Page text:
RNA modification in regulation of gene expression and cancer

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  • Writer 최고관리자
  • 2018-11-12


[Life Sciences / IBB Faculty Candidate Seminar]

 ▶Speaker: Choe Junho, Ph.D. (Post-doctoral fellow, Harvard Medical School)

 ▶Date: 4:00PM/Nov. 14(Wed.)/ 2018

▶Place: Auditorium(1F), Postech Biotech Center

N6-Methyladenosine  (m6A),  the  most  abundant  posttranscriptional  messenger  RNA (mRNA)  modification,  is  emerging  as  an  important  regulator  of  gene  expression. Manipulation  of  m6A  impacts  different  developmental  and  biological  processes,  and altered m6A homeostasis is linked to cancer. m6A is catalyzed by METTL3 and enriched in the 3’ untranslated region (3’ UTR) of a large subset of mRNAs at sites close to the stop  codon.  METTL3  can  promote  translation  but  the  mechanism  and  widespread relevance remain unknown. Here we show that METTL3 enhances translation only when tethered to reporter mRNA at sites close to the stop codon supporting a mRNA looping mechanism for ribosome recycling and translational control. Electron microscopy reveals the  topology  of  individual  polyribosomes  with  single  METTL3  foci  found  in  close proximity  to  5’  cap-binding  proteins.  We  identify  a  direct  physical  and  functional interaction between METTL3 and the eukaryotic translation initiation factor 3 subunit h (eIF3h). METTL3 promotes translation of a large subset of oncogenic mRNAs, including Bromodomain-containing  protein  4  (BRD4)  that  are  also  m6A-modified  in  human primary lung tumors. The METTL3-eIF3h interaction is required for enhanced translation, formation  of  densely  packed  polyribosomes,  and  oncogenic  transformation.  METTL3 depletion  inhibits  tumorigenicity  and  sensitizes  lung  cancer  cells  to  BRD4  inhibition. These findings uncover a mRNA looping mechanism of translation control and identify METTL3-eIF3h as a potential cancer therapeutic target.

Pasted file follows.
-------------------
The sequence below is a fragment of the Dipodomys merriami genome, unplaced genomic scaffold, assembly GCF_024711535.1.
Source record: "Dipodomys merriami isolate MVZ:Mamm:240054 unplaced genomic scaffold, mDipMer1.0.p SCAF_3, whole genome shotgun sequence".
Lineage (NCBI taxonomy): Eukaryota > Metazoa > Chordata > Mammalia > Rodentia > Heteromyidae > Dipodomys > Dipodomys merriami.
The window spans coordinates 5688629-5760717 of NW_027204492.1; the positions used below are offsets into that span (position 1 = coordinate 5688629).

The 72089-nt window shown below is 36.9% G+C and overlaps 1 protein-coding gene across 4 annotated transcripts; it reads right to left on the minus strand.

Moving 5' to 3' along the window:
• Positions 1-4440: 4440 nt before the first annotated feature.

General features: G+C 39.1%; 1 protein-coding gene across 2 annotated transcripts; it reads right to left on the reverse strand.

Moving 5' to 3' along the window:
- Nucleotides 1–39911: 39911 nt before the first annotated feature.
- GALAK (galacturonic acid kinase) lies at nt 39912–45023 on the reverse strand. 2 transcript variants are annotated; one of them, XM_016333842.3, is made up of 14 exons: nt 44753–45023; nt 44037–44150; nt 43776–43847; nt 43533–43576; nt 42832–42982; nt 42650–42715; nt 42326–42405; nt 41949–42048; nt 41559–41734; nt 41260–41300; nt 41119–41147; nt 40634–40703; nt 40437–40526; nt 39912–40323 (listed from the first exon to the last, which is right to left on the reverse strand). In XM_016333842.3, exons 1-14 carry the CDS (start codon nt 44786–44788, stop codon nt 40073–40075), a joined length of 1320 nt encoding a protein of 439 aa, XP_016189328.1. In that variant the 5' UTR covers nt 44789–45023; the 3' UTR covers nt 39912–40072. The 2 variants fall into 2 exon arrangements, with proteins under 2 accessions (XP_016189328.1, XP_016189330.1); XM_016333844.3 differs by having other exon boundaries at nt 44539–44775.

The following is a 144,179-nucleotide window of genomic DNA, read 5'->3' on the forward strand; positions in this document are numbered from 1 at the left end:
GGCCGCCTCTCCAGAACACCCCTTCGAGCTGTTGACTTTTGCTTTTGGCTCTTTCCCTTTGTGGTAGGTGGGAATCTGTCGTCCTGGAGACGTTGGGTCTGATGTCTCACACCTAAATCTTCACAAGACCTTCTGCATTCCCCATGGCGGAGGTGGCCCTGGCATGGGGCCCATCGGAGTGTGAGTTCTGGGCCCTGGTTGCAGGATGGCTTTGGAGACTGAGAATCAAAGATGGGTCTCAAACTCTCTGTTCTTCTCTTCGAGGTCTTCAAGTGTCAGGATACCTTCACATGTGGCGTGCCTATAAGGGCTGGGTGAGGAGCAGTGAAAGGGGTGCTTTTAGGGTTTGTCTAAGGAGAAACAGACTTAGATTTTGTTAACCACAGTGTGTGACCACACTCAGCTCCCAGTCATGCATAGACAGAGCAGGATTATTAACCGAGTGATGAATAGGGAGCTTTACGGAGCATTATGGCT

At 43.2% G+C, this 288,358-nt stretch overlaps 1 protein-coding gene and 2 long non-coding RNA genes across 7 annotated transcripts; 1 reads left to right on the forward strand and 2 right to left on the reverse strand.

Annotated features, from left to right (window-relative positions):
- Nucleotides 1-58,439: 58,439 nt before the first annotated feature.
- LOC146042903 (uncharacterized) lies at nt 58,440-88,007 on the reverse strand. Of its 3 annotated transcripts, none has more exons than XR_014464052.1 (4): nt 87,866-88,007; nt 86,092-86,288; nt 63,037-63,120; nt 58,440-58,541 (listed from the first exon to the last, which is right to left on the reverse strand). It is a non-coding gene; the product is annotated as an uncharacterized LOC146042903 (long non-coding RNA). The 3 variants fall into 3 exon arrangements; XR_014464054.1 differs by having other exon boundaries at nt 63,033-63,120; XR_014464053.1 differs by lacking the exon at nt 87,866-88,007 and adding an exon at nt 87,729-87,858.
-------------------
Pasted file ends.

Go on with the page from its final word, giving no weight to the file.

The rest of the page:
▶Contact: Department of Life Sciences (Tel. 279-2721)

* This seminar will be given in English.
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